My wife and I are both sixth generation Utahns. We own homes in both Salt Lake and Wayne counties. We were married in the Capitol Reef National Park outdoor amphitheater in 2010. Together we cherish the natural landscape of Utah, our pretty, great state. Except for one thing. We have become sensitized to the damage done by livestock grazing on public lands. Our pioneer ancestors worked hard to survive in the arid country they were charged with settling, and we admire the determination and pluck it required. But public lands ranching doesn’t make sense anymore, and the more we learn about what our forests could be, the more we see the degradation–and absence–of plant communities and wildlife habitat. There is hardly anywhere we can go outside of the wilderness areas of the Wasatch where we don’t see it. This bothers us so much we started a publishing company in part to shed more light on public land mismanagement. We also volunteered with Mary O’Brien and the Grand Canyon Trust to do grazing damage assessment and now serve on the board of directors of Wild Utah Project with Allison Jones.
I borrowed the elephant part of the title to this blog piece from our neighbor in Torrey, Chip Ward, from something he said in a recent Tom’s Dispatch post about beaver habitat destruction by ranchers. Kirsten and I feel that if there is one simple, single thing that would most improve the natural landscape of Utah it would be the cessation of public land livestock grazing. It is everywhere yet its economic benefits are miniscule and for only a very few. Currently, 97% of the Dixie, Fishlake, and Manti-La Sal National Forests in southern Utah are actively grazed by livestock. But only one percent of Utah’s gross domestic product, or economic output, is agriculture, and only a small sliver of that is from public land grazing. Yet that one percent of economic production uses 82 percent of Utah’s water and almost all of the public land. Predators like wolves, key to ecologic balance, have been eliminated. Others like coyotes, and now even crows, are hunted down by the state. Beavers have been virtually outlawed in Garfield County, just south of Wayne. Aspen, willow, and cottonwood growth have been stunted by livestock browsing. The problem is conceptually easy to fix, but it goes largely ignored. When it isn’t ignored, reform is blocked by tiny but powerful special interest groups. In the West, the iconic cowboy and his cow remain mythical and sacred. Like the king with no clothes, the public land is exposed and much the worse for it.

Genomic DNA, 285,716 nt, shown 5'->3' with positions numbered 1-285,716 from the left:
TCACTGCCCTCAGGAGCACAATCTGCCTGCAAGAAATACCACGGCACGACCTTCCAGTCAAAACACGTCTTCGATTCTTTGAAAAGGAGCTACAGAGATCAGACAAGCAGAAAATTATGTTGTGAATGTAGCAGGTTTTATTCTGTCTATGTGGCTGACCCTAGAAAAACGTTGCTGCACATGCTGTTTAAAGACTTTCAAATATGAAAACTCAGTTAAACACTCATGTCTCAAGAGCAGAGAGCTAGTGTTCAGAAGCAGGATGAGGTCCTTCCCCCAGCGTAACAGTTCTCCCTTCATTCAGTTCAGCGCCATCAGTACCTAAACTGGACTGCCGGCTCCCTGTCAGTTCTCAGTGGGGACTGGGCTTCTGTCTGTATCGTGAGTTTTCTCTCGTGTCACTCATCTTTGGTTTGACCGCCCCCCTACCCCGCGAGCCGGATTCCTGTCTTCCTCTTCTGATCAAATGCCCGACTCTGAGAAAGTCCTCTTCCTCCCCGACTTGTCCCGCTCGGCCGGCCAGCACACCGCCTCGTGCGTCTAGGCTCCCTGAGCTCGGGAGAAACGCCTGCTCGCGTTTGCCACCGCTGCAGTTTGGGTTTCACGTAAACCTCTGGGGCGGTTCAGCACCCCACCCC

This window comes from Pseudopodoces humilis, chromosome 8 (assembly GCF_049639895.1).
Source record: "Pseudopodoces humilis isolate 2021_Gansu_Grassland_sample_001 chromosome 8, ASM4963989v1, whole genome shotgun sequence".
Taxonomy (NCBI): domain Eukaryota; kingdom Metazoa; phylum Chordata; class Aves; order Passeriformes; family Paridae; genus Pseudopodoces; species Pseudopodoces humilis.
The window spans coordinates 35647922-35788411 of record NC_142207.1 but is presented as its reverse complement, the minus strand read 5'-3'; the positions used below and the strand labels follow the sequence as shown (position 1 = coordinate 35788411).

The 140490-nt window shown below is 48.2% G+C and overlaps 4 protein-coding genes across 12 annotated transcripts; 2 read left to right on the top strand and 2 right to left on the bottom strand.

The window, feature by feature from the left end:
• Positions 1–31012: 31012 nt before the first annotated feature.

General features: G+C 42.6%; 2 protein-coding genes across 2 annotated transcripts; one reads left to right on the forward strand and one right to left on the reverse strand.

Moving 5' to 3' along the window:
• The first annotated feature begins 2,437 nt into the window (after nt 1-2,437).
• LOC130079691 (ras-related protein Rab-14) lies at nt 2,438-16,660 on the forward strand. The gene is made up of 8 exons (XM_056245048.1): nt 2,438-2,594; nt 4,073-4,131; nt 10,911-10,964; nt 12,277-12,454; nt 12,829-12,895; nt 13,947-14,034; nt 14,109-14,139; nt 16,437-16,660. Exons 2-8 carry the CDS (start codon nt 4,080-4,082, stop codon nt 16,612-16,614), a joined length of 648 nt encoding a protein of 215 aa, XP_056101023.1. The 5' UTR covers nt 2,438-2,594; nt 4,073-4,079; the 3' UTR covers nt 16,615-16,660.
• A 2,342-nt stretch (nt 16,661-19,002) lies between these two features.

Over the last four or five years we have gathered photos illustrating both the damage from livestock grazing and what the forests could be when protected from grazing. Clicking any of the photos in the gallery below will take you to a slide show where more detailed captions are available. Perhaps many of the pictures need no caption to tell the story. We often photograph “exclosures,” areas fenced off to keep livestock out in order to assess grazing impacts. Virtually all of the exclosures we find are routinely violated by the ranchers — which makes sense since it makes them look bad. Cows are also supposed to be herded away from riparian areas, but in all our forest travels we have only seen the one cowboy pictured below.
The Southern Utah Forest Service is instituting a grazing assessment and inviting comments (send emails to “email@example.com”) and concerns. We hope they take this chance to begin to run the forests as other than a subsidized ranch.